If my math is right, it has a 36 volt 11 amp-hour battery pack. The range is up to 30 miles and the top speed is either 16 or 20 miles per hour. The info on the motor setup is a little vague - one or two hub motors at 250 or 500 watts. The hydraulic disc brake setup is impressive, and the level of control vs. simplicity is very appealing: no pedals, no throttle; just kick-kick-sit. And it gets to know you and does not talk to strangers (without your permission). Yep, this thing is pretty cool.
Anyone hiring?
I really want to ride one of these! Yep, my dream job is just to go around test driving funky electric two, three, and four wheelers. This one is definitely on the I wanna ride it! list. Just FYI, I also want to test ride the GeoOrbital Wheel, the Spira Foam Car, the RadWagon, the FlyKly scooter, the Boxx Scooter, the Bolt M-1, the VanMoof, the Genzes, a Yuba elMundo, and (of course) the Fido Scooter.
May you find yourself some cool green transport, and may you call me if you need someone to try out your cool new machine!


Lubbock on a Bike: National Ride to Work Day is here!

It's a small accomplishment, but I did ride to work today.

So, have you ever tried it? In case you haven't, I will tell you a little about my bike commute.

(The hand-me-down mountain bike is slowly transitioning to commuter - rear rack, taller handlebars, home-made pannier, and lights. Still to come are a front rack, a bell, a mirror, and more streetable tires.)
It was a chilly, foggy morning. The temp was in the high 50's. I really love riding in light fog. My friends always say it reminds them of Seattle. I always think London. (I've never been to either, but I like the foreign feel of heavy, lingering moisture. It's a tiny vacation for someone who grew up in West Texas.)

A five mile commute was very intimidating a few years ago. Now it's a comfortable distance. I'm not ready for a triathlon, but at 47, I am capable of much more than I was at 40. I hope the trend continues!

(No spandex for this fat boy! Lubbock, you are very  welcome!)
For me, the days are better when I ride than when I don't. Besides the whole save-the-planet thing (which is really big in my thinking), my brain works better on ride days. I stay awake and focused better. I am less likely to get caught up in negativity, gossip, and discouragement. I enjoy the commute in both directions. And I notice more about the place in which I live. In this very busy life, it is a time that feeds my soul rather than pounding at my stress.
I can't promise that a bike commute will be as worthwhile for you, but I do recommend that you give it a try.
May you find a daily practice that offers you (and the world) so much goodness.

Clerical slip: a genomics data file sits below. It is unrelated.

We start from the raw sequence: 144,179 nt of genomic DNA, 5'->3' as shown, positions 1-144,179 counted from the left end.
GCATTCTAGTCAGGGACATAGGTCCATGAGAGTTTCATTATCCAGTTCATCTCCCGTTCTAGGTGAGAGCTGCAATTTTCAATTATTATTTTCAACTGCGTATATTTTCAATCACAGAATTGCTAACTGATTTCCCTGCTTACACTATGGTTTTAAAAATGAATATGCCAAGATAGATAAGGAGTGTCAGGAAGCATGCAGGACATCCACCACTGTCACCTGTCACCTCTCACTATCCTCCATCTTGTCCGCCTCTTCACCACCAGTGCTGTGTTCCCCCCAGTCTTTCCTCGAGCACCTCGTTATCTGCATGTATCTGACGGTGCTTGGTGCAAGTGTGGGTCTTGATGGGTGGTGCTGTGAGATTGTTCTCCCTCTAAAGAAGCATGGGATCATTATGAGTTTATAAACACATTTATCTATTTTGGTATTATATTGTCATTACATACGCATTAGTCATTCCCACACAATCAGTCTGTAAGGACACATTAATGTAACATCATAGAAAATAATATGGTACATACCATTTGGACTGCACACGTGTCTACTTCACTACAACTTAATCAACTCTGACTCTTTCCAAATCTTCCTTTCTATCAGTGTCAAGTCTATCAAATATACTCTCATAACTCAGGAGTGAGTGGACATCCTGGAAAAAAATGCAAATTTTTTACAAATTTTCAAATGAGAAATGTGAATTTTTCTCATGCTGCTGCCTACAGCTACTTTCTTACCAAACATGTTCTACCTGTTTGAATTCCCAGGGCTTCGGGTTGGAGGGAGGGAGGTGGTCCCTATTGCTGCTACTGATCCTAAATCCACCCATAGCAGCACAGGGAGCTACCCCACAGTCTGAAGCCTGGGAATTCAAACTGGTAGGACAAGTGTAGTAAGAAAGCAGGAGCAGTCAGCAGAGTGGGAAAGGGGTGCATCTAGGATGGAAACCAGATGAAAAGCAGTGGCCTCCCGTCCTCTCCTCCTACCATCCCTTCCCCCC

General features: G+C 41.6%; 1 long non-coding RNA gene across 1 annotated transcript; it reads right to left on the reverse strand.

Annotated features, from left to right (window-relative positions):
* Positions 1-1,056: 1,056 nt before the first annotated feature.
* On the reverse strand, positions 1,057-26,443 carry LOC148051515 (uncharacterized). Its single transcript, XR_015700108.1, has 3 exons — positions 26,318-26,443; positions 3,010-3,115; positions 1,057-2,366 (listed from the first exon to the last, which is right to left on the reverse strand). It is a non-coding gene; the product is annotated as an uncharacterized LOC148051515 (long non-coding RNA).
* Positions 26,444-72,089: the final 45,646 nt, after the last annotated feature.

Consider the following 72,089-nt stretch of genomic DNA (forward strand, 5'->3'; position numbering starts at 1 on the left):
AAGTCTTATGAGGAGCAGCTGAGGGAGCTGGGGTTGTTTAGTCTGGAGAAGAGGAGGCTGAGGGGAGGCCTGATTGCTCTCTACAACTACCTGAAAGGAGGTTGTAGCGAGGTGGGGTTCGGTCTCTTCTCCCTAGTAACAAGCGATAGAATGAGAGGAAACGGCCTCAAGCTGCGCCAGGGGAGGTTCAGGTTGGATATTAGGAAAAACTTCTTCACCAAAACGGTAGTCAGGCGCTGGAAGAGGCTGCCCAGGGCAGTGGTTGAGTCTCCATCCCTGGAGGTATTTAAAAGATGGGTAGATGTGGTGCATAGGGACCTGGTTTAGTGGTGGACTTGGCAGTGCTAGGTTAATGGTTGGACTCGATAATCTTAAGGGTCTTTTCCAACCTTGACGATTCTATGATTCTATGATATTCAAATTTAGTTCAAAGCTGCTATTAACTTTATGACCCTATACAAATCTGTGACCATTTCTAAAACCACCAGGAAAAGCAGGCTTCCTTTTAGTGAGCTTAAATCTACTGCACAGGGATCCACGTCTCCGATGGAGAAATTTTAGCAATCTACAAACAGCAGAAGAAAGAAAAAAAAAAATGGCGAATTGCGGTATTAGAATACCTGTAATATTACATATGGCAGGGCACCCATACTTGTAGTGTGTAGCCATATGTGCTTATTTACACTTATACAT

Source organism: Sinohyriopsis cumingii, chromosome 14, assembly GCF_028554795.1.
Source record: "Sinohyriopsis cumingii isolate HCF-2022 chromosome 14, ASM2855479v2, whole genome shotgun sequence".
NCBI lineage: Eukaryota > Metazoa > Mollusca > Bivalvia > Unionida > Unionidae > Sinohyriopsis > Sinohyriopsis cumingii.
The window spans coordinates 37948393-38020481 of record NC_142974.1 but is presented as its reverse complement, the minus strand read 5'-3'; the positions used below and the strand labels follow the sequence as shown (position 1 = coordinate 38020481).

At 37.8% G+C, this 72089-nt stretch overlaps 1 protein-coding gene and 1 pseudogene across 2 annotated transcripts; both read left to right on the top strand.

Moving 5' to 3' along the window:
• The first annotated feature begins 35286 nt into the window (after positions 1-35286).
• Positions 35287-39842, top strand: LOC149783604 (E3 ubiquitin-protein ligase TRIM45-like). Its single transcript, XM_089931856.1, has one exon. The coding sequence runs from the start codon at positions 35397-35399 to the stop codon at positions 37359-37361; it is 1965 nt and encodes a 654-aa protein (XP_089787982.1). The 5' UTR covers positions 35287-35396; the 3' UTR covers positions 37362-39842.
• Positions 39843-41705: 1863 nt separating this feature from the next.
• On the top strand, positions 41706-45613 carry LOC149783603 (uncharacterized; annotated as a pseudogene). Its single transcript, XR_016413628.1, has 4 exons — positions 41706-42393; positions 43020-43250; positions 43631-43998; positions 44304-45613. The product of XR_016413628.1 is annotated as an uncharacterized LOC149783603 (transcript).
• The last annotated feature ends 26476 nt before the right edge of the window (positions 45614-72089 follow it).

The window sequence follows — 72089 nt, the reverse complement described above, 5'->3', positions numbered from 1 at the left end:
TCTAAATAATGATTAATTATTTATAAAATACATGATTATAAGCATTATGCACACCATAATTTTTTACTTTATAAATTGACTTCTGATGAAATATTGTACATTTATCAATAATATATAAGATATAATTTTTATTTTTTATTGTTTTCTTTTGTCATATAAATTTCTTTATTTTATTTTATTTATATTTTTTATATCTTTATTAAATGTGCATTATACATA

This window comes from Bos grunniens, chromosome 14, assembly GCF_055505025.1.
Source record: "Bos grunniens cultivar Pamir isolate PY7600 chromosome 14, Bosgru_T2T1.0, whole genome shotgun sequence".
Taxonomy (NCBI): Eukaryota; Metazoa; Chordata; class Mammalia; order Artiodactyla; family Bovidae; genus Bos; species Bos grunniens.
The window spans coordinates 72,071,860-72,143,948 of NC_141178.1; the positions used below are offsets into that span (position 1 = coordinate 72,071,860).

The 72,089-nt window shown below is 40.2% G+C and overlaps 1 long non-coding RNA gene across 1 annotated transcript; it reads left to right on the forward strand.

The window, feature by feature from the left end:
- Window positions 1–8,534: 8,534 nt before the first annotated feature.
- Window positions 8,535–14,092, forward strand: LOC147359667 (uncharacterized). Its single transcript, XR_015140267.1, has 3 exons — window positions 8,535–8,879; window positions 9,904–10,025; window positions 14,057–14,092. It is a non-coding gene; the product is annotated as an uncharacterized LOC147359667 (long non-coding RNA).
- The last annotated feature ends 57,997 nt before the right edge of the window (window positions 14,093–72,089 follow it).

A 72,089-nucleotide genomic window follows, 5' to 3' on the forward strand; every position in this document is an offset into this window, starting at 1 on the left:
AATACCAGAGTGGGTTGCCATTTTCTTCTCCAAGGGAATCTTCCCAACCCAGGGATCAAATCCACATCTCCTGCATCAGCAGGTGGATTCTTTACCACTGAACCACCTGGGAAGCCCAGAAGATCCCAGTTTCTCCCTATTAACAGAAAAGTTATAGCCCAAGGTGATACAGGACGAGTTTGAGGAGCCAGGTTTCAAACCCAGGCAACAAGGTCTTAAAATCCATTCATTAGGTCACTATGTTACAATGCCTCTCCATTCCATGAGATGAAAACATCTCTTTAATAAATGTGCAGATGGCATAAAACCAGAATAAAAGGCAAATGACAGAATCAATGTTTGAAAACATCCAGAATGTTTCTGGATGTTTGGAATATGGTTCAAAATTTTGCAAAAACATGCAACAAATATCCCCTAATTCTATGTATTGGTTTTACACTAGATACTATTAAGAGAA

PS. Always invest in thorn-resistant tubes on your commuter bike.

Thursday, May 19, 2016

Forty Percent - Can You Do it?

I admit it - I am a fair-weather biker. I have a simple set of don't ride criteria
  • water falling from the sky
  • ice
  • temperature below 40 degrees Fahrenheit
  • temperature above 105 degrees Fahrenheit
  • wind above 25 miles per hour
The local climate is semi-arid/plains/desert type stuff, so this criteria keeps me riding a lot. Strangely, National Bike to Work Week always seems to bring a monsoon with it. I rode to work on Monday. I will ride again on Friday (tomorrow). There has been rain, lightning, and cold in between.

I am thankful to be able to ride tomorrow - it's National Ride to Work Day!

Sure, I would love to be able to ride every day, but this week I will have accomplished a 40% reduction in gas-powered rides to work. If we could accomplish that on a larger scale - say a town, a county, a state...we could make a massive dent in our ecological well-being. We could slow climate change. Yes, I love bicycles, but bike riding is not the desired outcome. We need to reduce carbon production and release. That's the real goal.

So, how about you? What could you do to reduce the damage caused by your commute by 40%? Would you need a bike? A more efficient car? A bus pass? A carpool plan? Thicker socks? A schedule change at work?

If you can't get there, look at other parts of your life. Could you use 40% less electricity? 40% less water? Could you create 40% less waste? Could you help make it possible for others to make a 40% improvement? Could you inspire others to make a 40% improvement?

Just think, if an overweight, middle-aged dork-on-a-bike can do it, you can too!

May forty percent be the beginning of something amazing in your life!

Wednesday, May 18, 2016

Tiny Munching Invaders: Roly Polies in the Garden

It's good to be back in spring!
In our front yard, we have a recycled Food is Free planter where we grow food to (theoretically) share with the neighbors. If anyone needs a tomato or a pepper or whatever, they can come by and grab one. But last year, the little patch o' heaven wasn't really productive enough to do much sharing. We are hoping for better this year. 
However, the sharing has started early this year, and we are trying to figure out what to do about it.